6 US Republican presidential candidates face tipping point as cash is running out

Republican presidential hopefuls Rand Paul (left) and Mike Huckabee are among the six candidates edging toward financial crisis.
Republican presidential hopefuls Rand Paul (left) and Mike Huckabee are among the six candidates edging toward financial crisis. PHOTO: AFP

NEW YORK (Reuters) - Half a dozen Republican presidential candidates are edging toward financial crisis, raising the spectre that some may be forced to drop out of the sprawling field of contenders.

The six are: Kentucky Senator Rand Paul, former Arkansas Governor Mike Huckabee, Louisiana Governor Bobby Jindal, former New York Governor George Pataki, South Carolina Senator Lindsey Graham and former Pennsylvania Senator Rick Santorum.

They all spent more than they took in during the third quarter, according to campaign finance reports filed on Thursday (Oct 15).

Together, they raised US$6 million (S$8.3 million), but spent more than US$9.5 million during the summer on everything from postage to travel to campaign rallies. All six are trailing badly in the polls.

"They are living on the edge," said Mr Lawrence Noble, former general counsel to the Federal Election Commission.

"We are getting close to the time when a lot of these candidates are going to say, 'We can't do it, it can't be done,'" said Mr Noble, now a senior attorney with the Campaign Legal Center, a campaign finance non-profit.

Campaigns have tipping points: the moment when a candidate does the math and realises that he does not have enough money on hand or the prospect of more money from donors to stay in the race.

One telling sign is the "burn rate" - jargon for how much a candidate spends versus how much he is raising. If the burn rate is high and donor enthusiasm low, then trouble ensues.

The math is simple, said Mr Austin Barbour, who ran Mr Rick Perry's fund-raising Super PAC before the former Texas governor dropped out. Mr Barbour is now a senior adviser to the campaign of former Florida Governor Jeb Bush.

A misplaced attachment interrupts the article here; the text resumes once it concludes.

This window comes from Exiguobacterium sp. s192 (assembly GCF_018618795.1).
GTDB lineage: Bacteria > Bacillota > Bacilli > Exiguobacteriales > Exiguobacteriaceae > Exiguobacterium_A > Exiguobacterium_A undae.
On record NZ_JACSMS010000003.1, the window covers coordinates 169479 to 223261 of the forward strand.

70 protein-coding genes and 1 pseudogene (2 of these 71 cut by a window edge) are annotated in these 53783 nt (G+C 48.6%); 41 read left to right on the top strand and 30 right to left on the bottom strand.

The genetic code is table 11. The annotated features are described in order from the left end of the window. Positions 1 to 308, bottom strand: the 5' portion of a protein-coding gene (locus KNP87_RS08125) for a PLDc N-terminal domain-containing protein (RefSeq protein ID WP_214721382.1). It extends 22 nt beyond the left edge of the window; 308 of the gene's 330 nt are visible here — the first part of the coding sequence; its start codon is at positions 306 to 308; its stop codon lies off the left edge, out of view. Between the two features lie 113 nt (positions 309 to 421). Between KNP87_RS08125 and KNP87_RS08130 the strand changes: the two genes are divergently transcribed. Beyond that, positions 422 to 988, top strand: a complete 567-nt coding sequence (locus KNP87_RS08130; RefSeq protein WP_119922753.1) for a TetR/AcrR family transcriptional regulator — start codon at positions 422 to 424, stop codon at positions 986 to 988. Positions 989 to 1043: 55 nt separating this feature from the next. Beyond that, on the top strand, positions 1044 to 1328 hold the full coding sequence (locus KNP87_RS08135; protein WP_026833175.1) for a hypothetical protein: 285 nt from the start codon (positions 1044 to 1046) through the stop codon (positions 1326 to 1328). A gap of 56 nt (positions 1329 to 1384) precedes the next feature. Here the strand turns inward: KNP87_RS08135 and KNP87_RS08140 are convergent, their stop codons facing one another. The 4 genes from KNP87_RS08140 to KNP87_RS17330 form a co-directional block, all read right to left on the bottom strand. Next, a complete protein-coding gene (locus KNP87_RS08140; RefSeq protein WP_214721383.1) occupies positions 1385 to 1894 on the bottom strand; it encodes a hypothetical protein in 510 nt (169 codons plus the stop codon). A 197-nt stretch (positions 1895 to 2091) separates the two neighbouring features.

When direct donations to campaigns are lacklustre, as in the case of these six candidates, there may not be enough money to cover basic operating costs like travel, staff salaries and office equipment. Those costs are not typically covered by big money Super PACs, which are supposed to operate independently of the campaigns.

"It's really tough to survive with such little money," Mr Barbour said. "It puts a lot of pressure on a campaign because no one wants to put their candidate in debt."

The third-quarter reports show the challenges. Any burn rate over 100 per cent is considered dangerous by campaign finance experts. Mr Pataki's was 226 per cent, Mr Graham's was 188 per cent, Mr Paul's was 181 per cent, Mr Jindal's was 144 per cent, Mr Huckabee's was 110 per cent and Mr Santorum's was 101 per cent.

Of those, Mr Paul and Mr Graham have the most money in the bank, with US$2.1 million and US$1.7 million respectively, while the rest are money-challenged.

Mr Pataki, for instance, had less than US$14,000 on hand as of Sept 30, less than the US$17,600 billionaire candidate Donald Trump spent on yard signs in the third quarter alone.

The campaigns dismissed the suggestion they were in financial trouble.

Mr Rand Paul's campaign stressed it still had the US$2.1 million on hand. A Pataki staff member said his burn rate was just the "cost of a campaign for president".

And the Huckabee campaign said their candidate was experienced at running campaigns on shoestring budgets.

Spokesmen for Mr Santorum, Mr Graham and Mr Jindal did not respond to requests for comment.

To be sure, tight budgets at this point in the race do not mean the campaigns are doomed. A candidate could have a breakout moment, like former Hewlett-Packard chief executive Carly Fiorina, whose fundraising soared after a good debate performance.

Candidates can also lend themselves money, as Democratic frontrunner Hillary Clinton did when she ran low during the 2008 White House race.

But the Republican candidates are bedeviled by another math problem. There are 14 Republicans vying for their party's nomination for the November 2016 election, more than double the number at this point during the 2012 election.

"The Republican field is way too large, there simply isn't enough money to go around," said Mr Noble.

Small donors are the lifeblood of any campaign and candidates will live or die by their ability to tap into a broad base of supporters willing to contribute up to the maximum of US$2,700.

Retired neurosurgeon Ben Carson, who is one of the front-runners in the Republican race, reported nearly 22,000 donors in the last quarter who have given more than US$200 so far in the campaign. Mr Bush had 7,300.

In contrast, Mr Pataki had fewer than 80 donors last quarter; Mr Jindal had under Mr 300; Mr Graham had nearly 650; Mr Santorum under 300, and Mr Huckabee more than 800. Among these five, Mr Paul had the most, with more than 3,500.

The candidates could conceivably win the patronage of a millionaire or billionaire, who could funnel unlimited amounts of money into their Super PAC. But these fund-raising groups are prohibited from carrying out certain campaign activities and are therefore of limited help.

For example, Wisconsin Governor Scott Walker had a Super PAC with money in the bank, but after burning through US$6 million in three months his campaign's coffers were bare and he was forced to drop out in September.

Mr Perry, who quit the same month, hemorrhaged money and ended the third quarter with just US$45,000 on hand. His Super PAC returned US$13 million to its donors.